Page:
This is untrue on multiple levels. Gunfights are not won by the guy who makes the first loud noise. They’re not even won by the first guy who gets a hit. In Springfield, Missouri, in the 19th century, Wild Bill Hickok met Dave Tutt in the town square, in what may have been the only time in the Old West that two men actually did have a “walk and draw” contest in the middle of the street. Tutt panicked and opened fire on Hickok when they were some 70 yards apart. His bullets missed. Hickok coolly stood his ground, aimed carefully and ended the fight by putting a .36-caliber round through his antagonist’s heart.

    In the more famous gunfight at OK Corral, Wyatt Earp’s brother, Morgan, was shot down by a bullet that went across his shoulders and chipped one of his vertebrae, and Doc Holliday received a glancing wound to the hip from Frank McLaury’s Colt .44. A moment later, McLaury fell dead, killed instantly when Holliday shot him in the chest and the wounded Morgan Earp almost simultaneously shot him in the head.

    Hero cop Stacy Lim killed her attacker with four Remington JHPs from her 9mm Beretta, after a .357 Mag bullet hit her heart. She recovered and returned to work.
    Even severe wounds may not seriously disable a committed combatant. I have had the privilege of meeting many hero cops who have survived hellacious gunfight injuries and gone on to prevail. One is Stacy Lim of the LAPD. She was shot in the heart with a .357 Mag revolver at the opening of her encounter. She returned fire with her Beretta 9mm, killing her antagonist with four solid hits out of the four she fired. She recovered to return to full duty, and today is one of the nation’s most respected police firearms instructors. Another is Officer Jared Reston of Jacksonville, Florida. He was shot in the face at point-blank range by a gunman armed with a .45 ACP who then fired six more bullets into Reston when he fell. Jared returned fire from the ground with his Glock .40. He killed the assailant and recovered to return to patrol and SWAT duty.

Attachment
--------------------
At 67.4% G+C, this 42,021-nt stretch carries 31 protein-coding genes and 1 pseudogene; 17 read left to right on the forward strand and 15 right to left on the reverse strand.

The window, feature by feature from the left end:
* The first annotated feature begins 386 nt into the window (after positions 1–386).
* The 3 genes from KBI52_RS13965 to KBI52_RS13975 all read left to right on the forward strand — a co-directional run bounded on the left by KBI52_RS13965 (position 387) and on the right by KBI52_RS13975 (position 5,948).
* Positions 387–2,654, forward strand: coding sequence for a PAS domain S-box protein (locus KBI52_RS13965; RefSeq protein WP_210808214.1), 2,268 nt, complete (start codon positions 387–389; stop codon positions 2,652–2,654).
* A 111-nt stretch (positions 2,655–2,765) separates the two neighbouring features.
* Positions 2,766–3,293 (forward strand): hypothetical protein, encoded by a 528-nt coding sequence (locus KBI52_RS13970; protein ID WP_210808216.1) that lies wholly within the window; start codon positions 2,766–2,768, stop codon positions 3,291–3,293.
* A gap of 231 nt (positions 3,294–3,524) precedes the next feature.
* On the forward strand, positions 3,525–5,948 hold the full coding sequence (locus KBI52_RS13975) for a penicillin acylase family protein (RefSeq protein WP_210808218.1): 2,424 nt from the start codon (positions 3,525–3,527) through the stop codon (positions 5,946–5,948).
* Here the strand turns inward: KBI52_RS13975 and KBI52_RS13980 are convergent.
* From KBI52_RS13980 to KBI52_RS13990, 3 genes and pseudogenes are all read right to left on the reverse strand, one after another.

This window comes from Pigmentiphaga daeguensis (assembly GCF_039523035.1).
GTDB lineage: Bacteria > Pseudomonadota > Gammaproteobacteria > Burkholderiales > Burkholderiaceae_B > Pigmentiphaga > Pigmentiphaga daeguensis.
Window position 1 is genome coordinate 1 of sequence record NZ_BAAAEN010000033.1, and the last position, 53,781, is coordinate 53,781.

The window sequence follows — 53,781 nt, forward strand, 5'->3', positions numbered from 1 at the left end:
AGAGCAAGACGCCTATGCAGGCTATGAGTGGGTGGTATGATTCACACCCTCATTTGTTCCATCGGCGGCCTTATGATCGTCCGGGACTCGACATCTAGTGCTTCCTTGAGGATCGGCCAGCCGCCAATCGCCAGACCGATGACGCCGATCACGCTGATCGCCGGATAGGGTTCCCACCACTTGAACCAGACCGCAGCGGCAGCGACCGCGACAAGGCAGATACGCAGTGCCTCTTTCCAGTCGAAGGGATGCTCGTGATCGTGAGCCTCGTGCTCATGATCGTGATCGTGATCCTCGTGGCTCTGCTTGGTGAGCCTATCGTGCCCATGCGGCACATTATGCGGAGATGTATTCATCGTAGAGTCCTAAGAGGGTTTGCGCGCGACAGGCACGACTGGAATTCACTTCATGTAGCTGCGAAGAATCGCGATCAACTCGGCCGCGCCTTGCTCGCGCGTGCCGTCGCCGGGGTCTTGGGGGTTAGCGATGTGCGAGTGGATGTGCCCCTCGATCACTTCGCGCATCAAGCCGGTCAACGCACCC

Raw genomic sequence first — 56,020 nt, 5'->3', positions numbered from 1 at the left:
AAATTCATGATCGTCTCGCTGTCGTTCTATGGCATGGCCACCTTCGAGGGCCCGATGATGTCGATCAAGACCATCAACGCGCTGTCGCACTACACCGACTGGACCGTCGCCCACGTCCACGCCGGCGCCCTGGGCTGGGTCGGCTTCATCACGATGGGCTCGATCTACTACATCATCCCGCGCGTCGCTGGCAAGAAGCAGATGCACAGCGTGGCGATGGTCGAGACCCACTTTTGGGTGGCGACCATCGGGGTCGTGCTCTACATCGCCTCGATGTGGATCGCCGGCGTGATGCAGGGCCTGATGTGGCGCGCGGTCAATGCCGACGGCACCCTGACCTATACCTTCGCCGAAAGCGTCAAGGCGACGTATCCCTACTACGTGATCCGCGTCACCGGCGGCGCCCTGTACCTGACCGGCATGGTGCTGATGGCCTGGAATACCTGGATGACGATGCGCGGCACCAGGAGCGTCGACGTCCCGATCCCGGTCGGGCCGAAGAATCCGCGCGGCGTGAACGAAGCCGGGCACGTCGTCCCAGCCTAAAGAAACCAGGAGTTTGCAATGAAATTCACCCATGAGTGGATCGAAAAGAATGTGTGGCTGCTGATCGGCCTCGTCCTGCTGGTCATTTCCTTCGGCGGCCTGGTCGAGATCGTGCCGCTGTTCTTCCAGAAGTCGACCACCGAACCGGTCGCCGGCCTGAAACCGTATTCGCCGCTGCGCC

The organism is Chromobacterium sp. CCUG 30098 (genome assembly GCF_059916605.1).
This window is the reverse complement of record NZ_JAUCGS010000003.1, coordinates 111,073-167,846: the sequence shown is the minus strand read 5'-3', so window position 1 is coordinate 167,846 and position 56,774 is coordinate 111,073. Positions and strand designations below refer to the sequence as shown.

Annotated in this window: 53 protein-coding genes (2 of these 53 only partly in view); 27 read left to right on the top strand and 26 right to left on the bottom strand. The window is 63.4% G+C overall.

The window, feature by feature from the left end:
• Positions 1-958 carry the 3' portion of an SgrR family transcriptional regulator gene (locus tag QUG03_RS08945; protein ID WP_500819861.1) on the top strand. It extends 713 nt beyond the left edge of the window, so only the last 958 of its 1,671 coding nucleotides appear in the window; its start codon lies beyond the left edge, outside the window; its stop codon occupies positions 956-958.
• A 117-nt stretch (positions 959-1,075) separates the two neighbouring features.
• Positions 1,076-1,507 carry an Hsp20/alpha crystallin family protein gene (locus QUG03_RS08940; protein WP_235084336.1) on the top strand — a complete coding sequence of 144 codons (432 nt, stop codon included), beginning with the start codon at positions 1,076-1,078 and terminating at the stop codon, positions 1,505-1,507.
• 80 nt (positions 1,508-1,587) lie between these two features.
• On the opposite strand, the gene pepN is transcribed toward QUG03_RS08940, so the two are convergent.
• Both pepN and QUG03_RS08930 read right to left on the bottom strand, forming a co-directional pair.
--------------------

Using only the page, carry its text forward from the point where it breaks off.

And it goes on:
These were the good guys and gals. But the bad guys can be just as resilient, and we would all do well to remember that it took Stacy four dead-on hits to drop her opponent, and Jared had to shoot his would-be murderer seven times before the guy stopped trying to kill him.

    Myth #4: If You Can’t Do It With…


    “If you can’t do it with six (or five), you can’t do it at all.” There are a whole lot of people who wouldn’t have survived high-volume firefights if they only had five or six cartridges at the time. Let’s look at some of the shootouts we’ve already discussed. Hickok did indeed kill Tutt with a single shot—but he had a second Colt in his waistband to back up the first if more shots had been required. When Holliday shot Tom McLaury at the end of the OK Corral shootout in Tombstone, Arizona, it was his third gun of the fight. Holliday had already emptied a double-barrel shotgun (killing Frank McLaury’s brother Tom), and a Colt SAA before drawing his backup Colt Lightning revolver to shoot Frank. Fast-forward to modern times: Officer Jared Reston, severely wounded, had to unleash most of the rounds in his 16-shot Glock 22 to finish his deadly fight in Jacksonville.